In my mediation practice I have found that cases are much more likely to settle when the parties approach the process collaboratively. For many advocates, their role in the opening session is to soften the other side. This generally means some version of a toned down jury argument. These statements are almost always followed by an unconvincing statement that they are present in good faith to try and settle the claims. The unstated but clearly understood meaning is we are here to settle “as long as it is on our terms.” In my experience, this is not the best way to get adversaries to listen, which should be your first priority.
In this excellent article, Jeffrey Krivis, presents a comprehensive strategy for developing a collaborative approach to settlement negotiations when confronted with a competitive approach on the other side.
Following extensive computer testing of the Prisoner’s Dilemma, Professor Robert Axelrod came to the conclusion that the best strategy for achieving goals through cooperation is a simple process he calls “tit for tat.” This strategy proposes that during a negotiation, a party must match the opponent’s move either competitively or cooperatively. If your opponent chooses to hit you over the head, you must hit back. If your opponent offers an olive branch, you must offer one back, and so on. Axelrod developed five basic rules to follow in achieving cooperative solutions:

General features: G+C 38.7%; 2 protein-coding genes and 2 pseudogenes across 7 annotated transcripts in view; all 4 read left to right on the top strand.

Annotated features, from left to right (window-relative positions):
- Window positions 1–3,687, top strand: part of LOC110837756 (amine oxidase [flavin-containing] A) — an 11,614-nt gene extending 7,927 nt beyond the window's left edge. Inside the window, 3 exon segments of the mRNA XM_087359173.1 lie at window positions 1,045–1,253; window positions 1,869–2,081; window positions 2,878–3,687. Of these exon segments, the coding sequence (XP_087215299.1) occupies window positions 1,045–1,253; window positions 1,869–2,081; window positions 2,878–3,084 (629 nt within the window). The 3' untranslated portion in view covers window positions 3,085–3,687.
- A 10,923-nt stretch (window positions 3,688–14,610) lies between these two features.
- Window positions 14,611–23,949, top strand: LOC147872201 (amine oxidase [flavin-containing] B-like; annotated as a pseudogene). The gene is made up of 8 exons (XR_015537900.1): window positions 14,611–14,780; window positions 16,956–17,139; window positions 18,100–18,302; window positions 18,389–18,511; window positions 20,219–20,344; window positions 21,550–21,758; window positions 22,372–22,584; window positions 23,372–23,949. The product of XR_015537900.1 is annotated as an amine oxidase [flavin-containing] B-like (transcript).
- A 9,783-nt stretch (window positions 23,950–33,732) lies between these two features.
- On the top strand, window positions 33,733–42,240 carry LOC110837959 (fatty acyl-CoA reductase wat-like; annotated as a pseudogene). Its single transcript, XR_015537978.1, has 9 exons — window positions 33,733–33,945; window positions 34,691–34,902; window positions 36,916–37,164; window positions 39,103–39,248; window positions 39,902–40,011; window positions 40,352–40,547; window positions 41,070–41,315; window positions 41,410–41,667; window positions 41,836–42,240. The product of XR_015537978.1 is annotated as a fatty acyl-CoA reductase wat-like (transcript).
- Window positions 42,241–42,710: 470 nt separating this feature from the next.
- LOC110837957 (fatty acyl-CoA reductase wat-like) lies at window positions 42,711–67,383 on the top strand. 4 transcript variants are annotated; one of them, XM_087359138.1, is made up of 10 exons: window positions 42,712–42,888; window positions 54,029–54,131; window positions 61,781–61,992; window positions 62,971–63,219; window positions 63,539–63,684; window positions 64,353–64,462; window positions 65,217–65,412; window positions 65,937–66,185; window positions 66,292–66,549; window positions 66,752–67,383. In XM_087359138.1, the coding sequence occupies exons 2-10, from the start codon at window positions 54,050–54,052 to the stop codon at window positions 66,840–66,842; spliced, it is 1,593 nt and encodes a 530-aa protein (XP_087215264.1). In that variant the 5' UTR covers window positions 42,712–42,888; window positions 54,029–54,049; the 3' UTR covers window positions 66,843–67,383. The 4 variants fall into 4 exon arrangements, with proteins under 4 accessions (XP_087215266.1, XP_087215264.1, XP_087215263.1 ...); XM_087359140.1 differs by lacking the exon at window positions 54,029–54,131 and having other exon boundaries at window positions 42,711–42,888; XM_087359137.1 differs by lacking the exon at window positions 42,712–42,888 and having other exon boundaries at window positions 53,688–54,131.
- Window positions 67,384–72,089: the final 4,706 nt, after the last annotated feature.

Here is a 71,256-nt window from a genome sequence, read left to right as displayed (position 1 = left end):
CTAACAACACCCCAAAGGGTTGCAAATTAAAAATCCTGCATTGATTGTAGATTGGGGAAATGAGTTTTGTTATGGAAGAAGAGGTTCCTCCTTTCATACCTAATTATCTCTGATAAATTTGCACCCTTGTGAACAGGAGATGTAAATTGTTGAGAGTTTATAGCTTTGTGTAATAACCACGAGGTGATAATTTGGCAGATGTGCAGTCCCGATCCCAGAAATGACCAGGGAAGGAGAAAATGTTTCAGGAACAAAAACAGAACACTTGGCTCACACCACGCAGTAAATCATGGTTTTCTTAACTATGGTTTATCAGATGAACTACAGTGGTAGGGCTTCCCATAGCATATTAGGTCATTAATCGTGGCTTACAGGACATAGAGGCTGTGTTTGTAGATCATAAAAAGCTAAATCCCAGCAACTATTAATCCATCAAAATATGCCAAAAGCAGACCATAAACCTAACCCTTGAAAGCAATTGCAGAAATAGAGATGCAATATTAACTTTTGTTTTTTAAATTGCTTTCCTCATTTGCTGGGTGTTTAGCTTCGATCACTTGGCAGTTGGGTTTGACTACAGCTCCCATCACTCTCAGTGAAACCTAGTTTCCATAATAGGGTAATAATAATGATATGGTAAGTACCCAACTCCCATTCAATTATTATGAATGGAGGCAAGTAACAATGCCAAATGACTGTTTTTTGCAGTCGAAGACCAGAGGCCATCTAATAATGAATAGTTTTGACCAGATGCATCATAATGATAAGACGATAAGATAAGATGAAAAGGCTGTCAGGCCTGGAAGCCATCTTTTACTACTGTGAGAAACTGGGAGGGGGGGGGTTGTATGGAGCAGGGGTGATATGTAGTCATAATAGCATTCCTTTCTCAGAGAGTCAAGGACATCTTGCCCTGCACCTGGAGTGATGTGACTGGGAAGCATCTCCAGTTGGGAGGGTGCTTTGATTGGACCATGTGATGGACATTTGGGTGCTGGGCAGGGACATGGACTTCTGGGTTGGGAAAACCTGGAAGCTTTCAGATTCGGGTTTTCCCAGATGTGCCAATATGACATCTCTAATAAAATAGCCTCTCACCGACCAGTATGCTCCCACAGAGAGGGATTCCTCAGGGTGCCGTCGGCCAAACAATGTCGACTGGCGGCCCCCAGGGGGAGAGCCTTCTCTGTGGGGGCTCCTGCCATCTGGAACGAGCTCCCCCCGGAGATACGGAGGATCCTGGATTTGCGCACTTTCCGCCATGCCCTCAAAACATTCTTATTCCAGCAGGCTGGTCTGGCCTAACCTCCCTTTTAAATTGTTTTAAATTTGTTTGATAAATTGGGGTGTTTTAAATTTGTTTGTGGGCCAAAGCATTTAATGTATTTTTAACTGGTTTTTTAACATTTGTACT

- begin cooperatively;
- retaliate if the other side is competitive;
- forgive if the other side becomes cooperative;
- be clear and consistent in the approach;
- be flexible.
Like fishing, the best thing to do if you are an attorney representing a client in a competitive mediation, is to throw out your rod and start reeling them in. Now, what do I mean by “start reeling them in”? The idea is to get one side to commit to the principle that they might have more liability and/or damage exposure than they originally thought. Once that occurs, be prepared with additional information demonstrating that you are capable of continued retaliation. At the same time, have the mediator extend a signal that you are prepared to forgive, i.e., work cooperatively, provided they acknowledge that exposure exists.
Mr. Krivis suggests the following framework for dealing with a competitive negotiator:
- Opening Statements: Be Firm But Kind
- Use Your Client To Tell The Story If The Client Will Sell
- Collaborate With The Mediator In The Initial Caucus
- Consider The Advantages And Disadvantages Of Having The Mediator Evaluate The Case
- Recognize The Intermediate Step Between Identifying The Issues In The Case And The Final Settlement
- Look For Clues In What The Mediator Tells You
- Plan The Exchange of Information
- Committing The Other Side To Your Principles
- Control The Use Of Confidential Information
- Learn How To “Dance”
- Anticipate Internal Bargaining Disputes Within The Defense
- Consider The “Mediator’s Proposal” As A Tool To Close The Gap
Formulas like this are educational models to consider. In the final analysis, you should feel free to utilize the style and approach that has succeeded for you in the past, knowing that you now have some additional tools and insight to draw from in the future. “Tit for Tat” allows you the flexibility to compete in order to avoid being vulnerable, yet cooperate in order to achieve a mutually beneficial and lasting outcome.